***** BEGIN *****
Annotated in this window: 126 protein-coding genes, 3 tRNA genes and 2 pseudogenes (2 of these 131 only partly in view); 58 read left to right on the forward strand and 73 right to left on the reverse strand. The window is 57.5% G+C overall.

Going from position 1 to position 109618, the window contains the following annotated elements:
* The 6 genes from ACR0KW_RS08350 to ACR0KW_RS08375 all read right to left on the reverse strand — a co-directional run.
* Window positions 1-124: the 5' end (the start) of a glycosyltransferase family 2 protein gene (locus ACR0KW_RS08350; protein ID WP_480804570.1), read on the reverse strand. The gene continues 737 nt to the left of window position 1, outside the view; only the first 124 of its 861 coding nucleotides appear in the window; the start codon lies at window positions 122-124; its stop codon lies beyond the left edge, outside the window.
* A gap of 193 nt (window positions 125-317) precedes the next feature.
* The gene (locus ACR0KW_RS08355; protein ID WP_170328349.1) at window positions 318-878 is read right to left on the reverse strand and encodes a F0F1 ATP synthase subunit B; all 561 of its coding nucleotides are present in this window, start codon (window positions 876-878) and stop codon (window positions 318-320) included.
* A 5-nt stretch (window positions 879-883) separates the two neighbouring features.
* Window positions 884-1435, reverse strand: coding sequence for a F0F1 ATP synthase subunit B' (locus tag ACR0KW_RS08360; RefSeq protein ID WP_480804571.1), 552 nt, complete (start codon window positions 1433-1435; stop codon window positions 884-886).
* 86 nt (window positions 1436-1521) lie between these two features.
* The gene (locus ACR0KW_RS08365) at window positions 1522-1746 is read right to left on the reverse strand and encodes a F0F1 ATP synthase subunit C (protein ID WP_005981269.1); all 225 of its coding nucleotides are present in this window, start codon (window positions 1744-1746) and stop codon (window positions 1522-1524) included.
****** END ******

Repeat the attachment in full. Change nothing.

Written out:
Annotated in this window: 126 protein-coding genes, 3 tRNA genes and 2 pseudogenes (2 of these 131 only partly in view); 58 read left to right on the forward strand and 73 right to left on the reverse strand. The window is 57.5% G+C overall.

Going from position 1 to position 109618, the window contains the following annotated elements:
* The 6 genes from ACR0KW_RS08350 to ACR0KW_RS08375 all read right to left on the reverse strand — a co-directional run.
* Window positions 1-124: the 5' end (the start) of a glycosyltransferase family 2 protein gene (locus ACR0KW_RS08350; protein ID WP_480804570.1), read on the reverse strand. The gene continues 737 nt to the left of window position 1, outside the view; only the first 124 of its 861 coding nucleotides appear in the window; the start codon lies at window positions 122-124; its stop codon lies beyond the left edge, outside the window.
* A gap of 193 nt (window positions 125-317) precedes the next feature.
* The gene (locus ACR0KW_RS08355; protein ID WP_170328349.1) at window positions 318-878 is read right to left on the reverse strand and encodes a F0F1 ATP synthase subunit B; all 561 of its coding nucleotides are present in this window, start codon (window positions 876-878) and stop codon (window positions 318-320) included.
* A 5-nt stretch (window positions 879-883) separates the two neighbouring features.
* Window positions 884-1435, reverse strand: coding sequence for a F0F1 ATP synthase subunit B' (locus tag ACR0KW_RS08360; RefSeq protein ID WP_480804571.1), 552 nt, complete (start codon window positions 1433-1435; stop codon window positions 884-886).
* 86 nt (window positions 1436-1521) lie between these two features.
* The gene (locus ACR0KW_RS08365) at window positions 1522-1746 is read right to left on the reverse strand and encodes a F0F1 ATP synthase subunit C (protein ID WP_005981269.1); all 225 of its coding nucleotides are present in this window, start codon (window positions 1744-1746) and stop codon (window positions 1522-1524) included.